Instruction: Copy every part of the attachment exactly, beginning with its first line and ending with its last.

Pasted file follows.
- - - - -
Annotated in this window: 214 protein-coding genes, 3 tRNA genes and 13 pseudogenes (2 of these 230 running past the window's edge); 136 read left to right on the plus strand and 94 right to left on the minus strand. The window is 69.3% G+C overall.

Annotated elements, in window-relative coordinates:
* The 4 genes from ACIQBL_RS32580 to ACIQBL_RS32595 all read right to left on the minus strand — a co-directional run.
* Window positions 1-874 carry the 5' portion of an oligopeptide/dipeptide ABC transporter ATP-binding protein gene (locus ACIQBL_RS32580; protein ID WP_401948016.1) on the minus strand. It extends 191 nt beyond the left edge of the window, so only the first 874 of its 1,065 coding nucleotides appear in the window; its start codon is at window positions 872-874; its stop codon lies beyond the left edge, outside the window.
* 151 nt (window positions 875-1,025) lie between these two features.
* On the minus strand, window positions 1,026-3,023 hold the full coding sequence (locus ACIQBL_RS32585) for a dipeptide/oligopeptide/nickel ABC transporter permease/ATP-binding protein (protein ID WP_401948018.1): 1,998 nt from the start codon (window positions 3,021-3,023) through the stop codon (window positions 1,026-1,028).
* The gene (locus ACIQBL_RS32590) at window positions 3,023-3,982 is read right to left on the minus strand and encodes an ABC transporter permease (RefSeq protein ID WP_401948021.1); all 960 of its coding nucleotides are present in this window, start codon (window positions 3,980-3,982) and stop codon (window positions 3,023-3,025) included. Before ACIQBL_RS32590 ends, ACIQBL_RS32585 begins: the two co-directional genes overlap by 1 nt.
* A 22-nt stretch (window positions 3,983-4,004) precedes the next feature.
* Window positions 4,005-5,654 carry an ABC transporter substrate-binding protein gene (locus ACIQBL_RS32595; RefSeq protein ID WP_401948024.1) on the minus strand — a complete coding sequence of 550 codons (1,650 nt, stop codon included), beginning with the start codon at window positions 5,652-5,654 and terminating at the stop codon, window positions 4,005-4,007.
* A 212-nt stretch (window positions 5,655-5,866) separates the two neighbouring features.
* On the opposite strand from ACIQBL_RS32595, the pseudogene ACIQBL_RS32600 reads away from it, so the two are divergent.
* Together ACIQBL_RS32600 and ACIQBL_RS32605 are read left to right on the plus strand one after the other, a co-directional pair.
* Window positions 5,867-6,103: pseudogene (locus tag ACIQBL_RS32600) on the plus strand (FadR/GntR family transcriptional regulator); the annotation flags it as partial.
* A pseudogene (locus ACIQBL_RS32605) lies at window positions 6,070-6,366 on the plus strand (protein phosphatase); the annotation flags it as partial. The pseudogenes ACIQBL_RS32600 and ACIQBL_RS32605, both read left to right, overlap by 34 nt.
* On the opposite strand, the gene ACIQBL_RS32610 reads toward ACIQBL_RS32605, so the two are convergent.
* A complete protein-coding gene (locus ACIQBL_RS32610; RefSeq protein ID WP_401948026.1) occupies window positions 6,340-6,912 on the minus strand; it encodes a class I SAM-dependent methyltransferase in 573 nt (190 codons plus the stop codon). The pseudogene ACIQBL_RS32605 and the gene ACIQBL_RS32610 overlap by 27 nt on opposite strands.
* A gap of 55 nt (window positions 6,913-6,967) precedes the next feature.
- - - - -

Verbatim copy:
Annotated in this window: 214 protein-coding genes, 3 tRNA genes and 13 pseudogenes (2 of these 230 running past the window's edge); 136 read left to right on the plus strand and 94 right to left on the minus strand. The window is 69.3% G+C overall.

Annotated elements, in window-relative coordinates:
* The 4 genes from ACIQBL_RS32580 to ACIQBL_RS32595 all read right to left on the minus strand — a co-directional run.
* Window positions 1-874 carry the 5' portion of an oligopeptide/dipeptide ABC transporter ATP-binding protein gene (locus ACIQBL_RS32580; protein ID WP_401948016.1) on the minus strand. It extends 191 nt beyond the left edge of the window, so only the first 874 of its 1,065 coding nucleotides appear in the window; its start codon is at window positions 872-874; its stop codon lies beyond the left edge, outside the window.
* 151 nt (window positions 875-1,025) lie between these two features.
* On the minus strand, window positions 1,026-3,023 hold the full coding sequence (locus ACIQBL_RS32585) for a dipeptide/oligopeptide/nickel ABC transporter permease/ATP-binding protein (protein ID WP_401948018.1): 1,998 nt from the start codon (window positions 3,021-3,023) through the stop codon (window positions 1,026-1,028).
* The gene (locus ACIQBL_RS32590) at window positions 3,023-3,982 is read right to left on the minus strand and encodes an ABC transporter permease (RefSeq protein ID WP_401948021.1); all 960 of its coding nucleotides are present in this window, start codon (window positions 3,980-3,982) and stop codon (window positions 3,023-3,025) included. Before ACIQBL_RS32590 ends, ACIQBL_RS32585 begins: the two co-directional genes overlap by 1 nt.
* A 22-nt stretch (window positions 3,983-4,004) precedes the next feature.
* Window positions 4,005-5,654 carry an ABC transporter substrate-binding protein gene (locus ACIQBL_RS32595; RefSeq protein ID WP_401948024.1) on the minus strand — a complete coding sequence of 550 codons (1,650 nt, stop codon included), beginning with the start codon at window positions 5,652-5,654 and terminating at the stop codon, window positions 4,005-4,007.
* A 212-nt stretch (window positions 5,655-5,866) separates the two neighbouring features.
* On the opposite strand from ACIQBL_RS32595, the pseudogene ACIQBL_RS32600 reads away from it, so the two are divergent.
* Together ACIQBL_RS32600 and ACIQBL_RS32605 are read left to right on the plus strand one after the other, a co-directional pair.
* Window positions 5,867-6,103: pseudogene (locus tag ACIQBL_RS32600) on the plus strand (FadR/GntR family transcriptional regulator); the annotation flags it as partial.
* A pseudogene (locus ACIQBL_RS32605) lies at window positions 6,070-6,366 on the plus strand (protein phosphatase); the annotation flags it as partial. The pseudogenes ACIQBL_RS32600 and ACIQBL_RS32605, both read left to right, overlap by 34 nt.
* On the opposite strand, the gene ACIQBL_RS32610 reads toward ACIQBL_RS32605, so the two are convergent.
* A complete protein-coding gene (locus ACIQBL_RS32610; RefSeq protein ID WP_401948026.1) occupies window positions 6,340-6,912 on the minus strand; it encodes a class I SAM-dependent methyltransferase in 573 nt (190 codons plus the stop codon). The pseudogene ACIQBL_RS32605 and the gene ACIQBL_RS32610 overlap by 27 nt on opposite strands.
* A gap of 55 nt (window positions 6,913-6,967) precedes the next feature.